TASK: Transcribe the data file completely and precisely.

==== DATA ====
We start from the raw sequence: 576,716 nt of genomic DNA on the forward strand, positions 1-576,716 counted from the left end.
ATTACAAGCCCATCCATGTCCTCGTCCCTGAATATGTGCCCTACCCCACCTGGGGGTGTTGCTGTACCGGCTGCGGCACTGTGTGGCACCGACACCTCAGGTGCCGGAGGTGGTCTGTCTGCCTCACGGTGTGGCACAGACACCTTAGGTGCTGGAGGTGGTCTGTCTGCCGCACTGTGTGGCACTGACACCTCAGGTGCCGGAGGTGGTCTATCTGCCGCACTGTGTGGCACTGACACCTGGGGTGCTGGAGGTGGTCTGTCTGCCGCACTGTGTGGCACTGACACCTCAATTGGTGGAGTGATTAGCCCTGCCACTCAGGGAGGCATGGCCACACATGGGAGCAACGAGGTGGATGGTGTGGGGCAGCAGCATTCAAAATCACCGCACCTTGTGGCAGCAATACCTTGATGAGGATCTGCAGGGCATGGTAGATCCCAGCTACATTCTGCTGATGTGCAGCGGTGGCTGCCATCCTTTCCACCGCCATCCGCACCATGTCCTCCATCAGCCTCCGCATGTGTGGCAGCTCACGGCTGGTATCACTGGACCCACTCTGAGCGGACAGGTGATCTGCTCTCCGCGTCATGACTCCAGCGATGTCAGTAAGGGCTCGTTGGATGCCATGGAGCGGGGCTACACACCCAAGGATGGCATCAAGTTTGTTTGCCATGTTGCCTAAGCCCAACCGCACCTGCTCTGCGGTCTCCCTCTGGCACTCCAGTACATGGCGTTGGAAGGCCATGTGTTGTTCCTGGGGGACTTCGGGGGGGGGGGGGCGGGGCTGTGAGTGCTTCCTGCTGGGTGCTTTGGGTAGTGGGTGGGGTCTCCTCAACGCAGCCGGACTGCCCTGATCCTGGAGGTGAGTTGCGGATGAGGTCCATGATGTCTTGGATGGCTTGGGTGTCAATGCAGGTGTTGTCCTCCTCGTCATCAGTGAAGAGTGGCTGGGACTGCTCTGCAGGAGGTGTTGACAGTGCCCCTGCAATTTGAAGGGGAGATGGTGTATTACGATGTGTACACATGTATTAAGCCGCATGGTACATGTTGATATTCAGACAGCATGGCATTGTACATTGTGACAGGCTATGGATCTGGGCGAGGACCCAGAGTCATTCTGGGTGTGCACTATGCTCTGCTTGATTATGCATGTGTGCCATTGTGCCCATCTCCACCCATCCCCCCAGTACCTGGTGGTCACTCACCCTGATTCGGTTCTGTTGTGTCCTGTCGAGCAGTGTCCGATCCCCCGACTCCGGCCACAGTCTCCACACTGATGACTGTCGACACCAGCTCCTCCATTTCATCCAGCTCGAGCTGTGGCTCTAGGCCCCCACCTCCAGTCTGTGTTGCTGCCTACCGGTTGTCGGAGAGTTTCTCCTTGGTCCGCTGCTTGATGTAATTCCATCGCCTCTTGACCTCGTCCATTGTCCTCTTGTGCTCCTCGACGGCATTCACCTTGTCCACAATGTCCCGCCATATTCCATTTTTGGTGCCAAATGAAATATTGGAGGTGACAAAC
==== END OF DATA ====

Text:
We start from the raw sequence: 576,716 nt of genomic DNA on the forward strand, positions 1-576,716 counted from the left end.
ATTACAAGCCCATCCATGTCCTCGTCCCTGAATATGTGCCCTACCCCACCTGGGGGTGTTGCTGTACCGGCTGCGGCACTGTGTGGCACCGACACCTCAGGTGCCGGAGGTGGTCTGTCTGCCTCACGGTGTGGCACAGACACCTTAGGTGCTGGAGGTGGTCTGTCTGCCGCACTGTGTGGCACTGACACCTCAGGTGCCGGAGGTGGTCTATCTGCCGCACTGTGTGGCACTGACACCTGGGGTGCTGGAGGTGGTCTGTCTGCCGCACTGTGTGGCACTGACACCTCAATTGGTGGAGTGATTAGCCCTGCCACTCAGGGAGGCATGGCCACACATGGGAGCAACGAGGTGGATGGTGTGGGGCAGCAGCATTCAAAATCACCGCACCTTGTGGCAGCAATACCTTGATGAGGATCTGCAGGGCATGGTAGATCCCAGCTACATTCTGCTGATGTGCAGCGGTGGCTGCCATCCTTTCCACCGCCATCCGCACCATGTCCTCCATCAGCCTCCGCATGTGTGGCAGCTCACGGCTGGTATCACTGGACCCACTCTGAGCGGACAGGTGATCTGCTCTCCGCGTCATGACTCCAGCGATGTCAGTAAGGGCTCGTTGGATGCCATGGAGCGGGGCTACACACCCAAGGATGGCATCAAGTTTGTTTGCCATGTTGCCTAAGCCCAACCGCACCTGCTCTGCGGTCTCCCTCTGGCACTCCAGTACATGGCGTTGGAAGGCCATGTGTTGTTCCTGGGGGACTTCGGGGGGGGGGGGGCGGGGCTGTGAGTGCTTCCTGCTGGGTGCTTTGGGTAGTGGGTGGGGTCTCCTCAACGCAGCCGGACTGCCCTGATCCTGGAGGTGAGTTGCGGATGAGGTCCATGATGTCTTGGATGGCTTGGGTGTCAATGCAGGTGTTGTCCTCCTCGTCATCAGTGAAGAGTGGCTGGGACTGCTCTGCAGGAGGTGTTGACAGTGCCCCTGCAATTTGAAGGGGAGATGGTGTATTACGATGTGTACACATGTATTAAGCCGCATGGTACATGTTGATATTCAGACAGCATGGCATTGTACATTGTGACAGGCTATGGATCTGGGCGAGGACCCAGAGTCATTCTGGGTGTGCACTATGCTCTGCTTGATTATGCATGTGTGCCATTGTGCCCATCTCCACCCATCCCCCCAGTACCTGGTGGTCACTCACCCTGATTCGGTTCTGTTGTGTCCTGTCGAGCAGTGTCCGATCCCCCGACTCCGGCCACAGTCTCCACACTGATGACTGTCGACACCAGCTCCTCCATTTCATCCAGCTCGAGCTGTGGCTCTAGGCCCCCACCTCCAGTCTGTGTTGCTGCCTACCGGTTGTCGGAGAGTTTCTCCTTGGTCCGCTGCTTGATGTAATTCCATCGCCTCTTGACCTCGTCCATTGTCCTCTTGTGCTCCTCGACGGCATTCACCTTGTCCACAATGTCCCGCCATATTCCATTTTTGGTGCCAAATGAAATATTGGAGGTGACAAAC